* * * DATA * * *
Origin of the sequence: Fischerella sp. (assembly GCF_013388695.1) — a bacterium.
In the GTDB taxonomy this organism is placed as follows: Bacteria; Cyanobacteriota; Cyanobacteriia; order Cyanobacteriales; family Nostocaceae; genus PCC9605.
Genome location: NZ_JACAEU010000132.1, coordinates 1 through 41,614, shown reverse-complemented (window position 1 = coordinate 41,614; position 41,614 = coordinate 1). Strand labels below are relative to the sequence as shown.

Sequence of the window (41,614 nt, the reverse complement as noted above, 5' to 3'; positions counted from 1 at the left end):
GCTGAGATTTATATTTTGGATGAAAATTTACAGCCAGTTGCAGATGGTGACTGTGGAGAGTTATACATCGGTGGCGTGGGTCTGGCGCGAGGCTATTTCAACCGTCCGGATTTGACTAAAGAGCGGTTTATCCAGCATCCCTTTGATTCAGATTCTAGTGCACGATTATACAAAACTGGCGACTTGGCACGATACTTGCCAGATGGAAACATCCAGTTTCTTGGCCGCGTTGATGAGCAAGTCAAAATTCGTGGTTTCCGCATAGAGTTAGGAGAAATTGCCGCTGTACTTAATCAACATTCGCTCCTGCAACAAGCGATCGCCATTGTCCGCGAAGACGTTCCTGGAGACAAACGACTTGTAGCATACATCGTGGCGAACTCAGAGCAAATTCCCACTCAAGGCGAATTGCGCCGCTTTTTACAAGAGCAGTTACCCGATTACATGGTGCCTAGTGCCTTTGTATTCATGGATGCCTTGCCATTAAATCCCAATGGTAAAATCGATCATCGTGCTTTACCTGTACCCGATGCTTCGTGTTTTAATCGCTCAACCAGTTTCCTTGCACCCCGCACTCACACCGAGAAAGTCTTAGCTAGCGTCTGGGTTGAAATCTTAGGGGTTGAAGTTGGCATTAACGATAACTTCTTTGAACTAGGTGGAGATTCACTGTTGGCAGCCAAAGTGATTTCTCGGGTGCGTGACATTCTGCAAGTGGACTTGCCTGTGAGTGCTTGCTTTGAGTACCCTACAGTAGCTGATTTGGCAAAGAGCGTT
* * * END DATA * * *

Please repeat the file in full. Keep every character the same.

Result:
Origin of the sequence: Fischerella sp. (assembly GCF_013388695.1) — a bacterium.
In the GTDB taxonomy this organism is placed as follows: Bacteria; Cyanobacteriota; Cyanobacteriia; order Cyanobacteriales; family Nostocaceae; genus PCC9605.
Genome location: NZ_JACAEU010000132.1, coordinates 1 through 41,614, shown reverse-complemented (window position 1 = coordinate 41,614; position 41,614 = coordinate 1). Strand labels below are relative to the sequence as shown.

Sequence of the window (41,614 nt, the reverse complement as noted above, 5' to 3'; positions counted from 1 at the left end):
GCTGAGATTTATATTTTGGATGAAAATTTACAGCCAGTTGCAGATGGTGACTGTGGAGAGTTATACATCGGTGGCGTGGGTCTGGCGCGAGGCTATTTCAACCGTCCGGATTTGACTAAAGAGCGGTTTATCCAGCATCCCTTTGATTCAGATTCTAGTGCACGATTATACAAAACTGGCGACTTGGCACGATACTTGCCAGATGGAAACATCCAGTTTCTTGGCCGCGTTGATGAGCAAGTCAAAATTCGTGGTTTCCGCATAGAGTTAGGAGAAATTGCCGCTGTACTTAATCAACATTCGCTCCTGCAACAAGCGATCGCCATTGTCCGCGAAGACGTTCCTGGAGACAAACGACTTGTAGCATACATCGTGGCGAACTCAGAGCAAATTCCCACTCAAGGCGAATTGCGCCGCTTTTTACAAGAGCAGTTACCCGATTACATGGTGCCTAGTGCCTTTGTATTCATGGATGCCTTGCCATTAAATCCCAATGGTAAAATCGATCATCGTGCTTTACCTGTACCCGATGCTTCGTGTTTTAATCGCTCAACCAGTTTCCTTGCACCCCGCACTCACACCGAGAAAGTCTTAGCTAGCGTCTGGGTTGAAATCTTAGGGGTTGAAGTTGGCATTAACGATAACTTCTTTGAACTAGGTGGAGATTCACTGTTGGCAGCCAAAGTGATTTCTCGGGTGCGTGACATTCTGCAAGTGGACTTGCCTGTGAGTGCTTGCTTTGAGTACCCTACAGTAGCTGATTTGGCAAAGAGCGTT